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It so pleased God to reveal himself

· For a new reading of Dei Verbum ·

The poetry and the truth of the most beautiful and challenging document of Vatican II

Reflecting on Dei Verbum is tantamount to retracing the entire history of the Second Vatican Council. This Dogmatic Constitution was the subject of  debate among the Council Fathers in the early months of the Council, it accompanied their work for the next three years, and was approved almost unanimously at the conclusion of the session on 18 November 1965. Certainly, I do not hesitate to say that we are before the most beautiful and challenging document of the Council. More beautiful, because it was able to combine dogmatic truth, with its precise language often reluctant  to let itself be translated into  forceful images, with expressions of high poetry. More challenging, because some of its contents come, after centuries of theological debate, clearly  expressed highlighting the dogmatic development achieved.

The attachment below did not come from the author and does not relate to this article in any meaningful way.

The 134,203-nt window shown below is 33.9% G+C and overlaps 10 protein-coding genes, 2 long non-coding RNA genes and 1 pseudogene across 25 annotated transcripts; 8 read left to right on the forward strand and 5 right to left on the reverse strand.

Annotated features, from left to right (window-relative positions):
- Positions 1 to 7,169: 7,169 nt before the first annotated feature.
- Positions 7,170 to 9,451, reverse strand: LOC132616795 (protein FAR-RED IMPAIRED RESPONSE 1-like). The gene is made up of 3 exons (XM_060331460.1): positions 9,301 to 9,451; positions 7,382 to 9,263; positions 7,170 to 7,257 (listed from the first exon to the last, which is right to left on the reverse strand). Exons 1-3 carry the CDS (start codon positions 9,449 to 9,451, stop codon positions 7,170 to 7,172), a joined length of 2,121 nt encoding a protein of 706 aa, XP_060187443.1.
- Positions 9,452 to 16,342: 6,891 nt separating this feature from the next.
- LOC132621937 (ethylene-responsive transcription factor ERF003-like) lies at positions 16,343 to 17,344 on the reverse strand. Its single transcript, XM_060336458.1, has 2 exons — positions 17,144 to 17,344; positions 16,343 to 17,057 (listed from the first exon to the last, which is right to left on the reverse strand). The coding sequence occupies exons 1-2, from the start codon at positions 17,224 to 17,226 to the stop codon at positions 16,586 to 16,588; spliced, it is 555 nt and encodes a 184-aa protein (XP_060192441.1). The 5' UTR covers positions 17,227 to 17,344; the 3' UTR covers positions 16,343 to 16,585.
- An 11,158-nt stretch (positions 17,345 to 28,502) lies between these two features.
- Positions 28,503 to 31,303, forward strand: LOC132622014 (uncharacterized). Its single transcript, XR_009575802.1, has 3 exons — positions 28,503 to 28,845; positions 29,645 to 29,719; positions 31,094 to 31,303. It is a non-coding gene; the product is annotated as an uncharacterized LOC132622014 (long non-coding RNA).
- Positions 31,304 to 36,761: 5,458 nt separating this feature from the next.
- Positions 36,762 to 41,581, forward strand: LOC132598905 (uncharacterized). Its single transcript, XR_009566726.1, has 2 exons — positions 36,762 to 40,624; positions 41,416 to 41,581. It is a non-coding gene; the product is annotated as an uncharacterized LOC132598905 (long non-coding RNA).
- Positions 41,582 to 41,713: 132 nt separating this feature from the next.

Revelation, which is the foundation and the heart of the Christian faith, was finally to find its place in the life of the Church. The initial words with which the document begins, citing the text of the First Letter of John, make one perceive immediately that it is a fundamental and vital experience.  The need then to communicate this real encounter with Jesus Christ, the Son of God, calling us to communion of life with the Trinity, is the heart and pillar of the faith. Dei Verbum immediately states the extraordinary newness that the Son comes to accomplish in the history of mankind. “The Word of God” is not intended here as a generic discussion of the Father, but attests to the definitive event of his intervention in history: the mystery of the Incarnation of the Son. He is the Word who for all time was proclaimed and who now becomes also visible.

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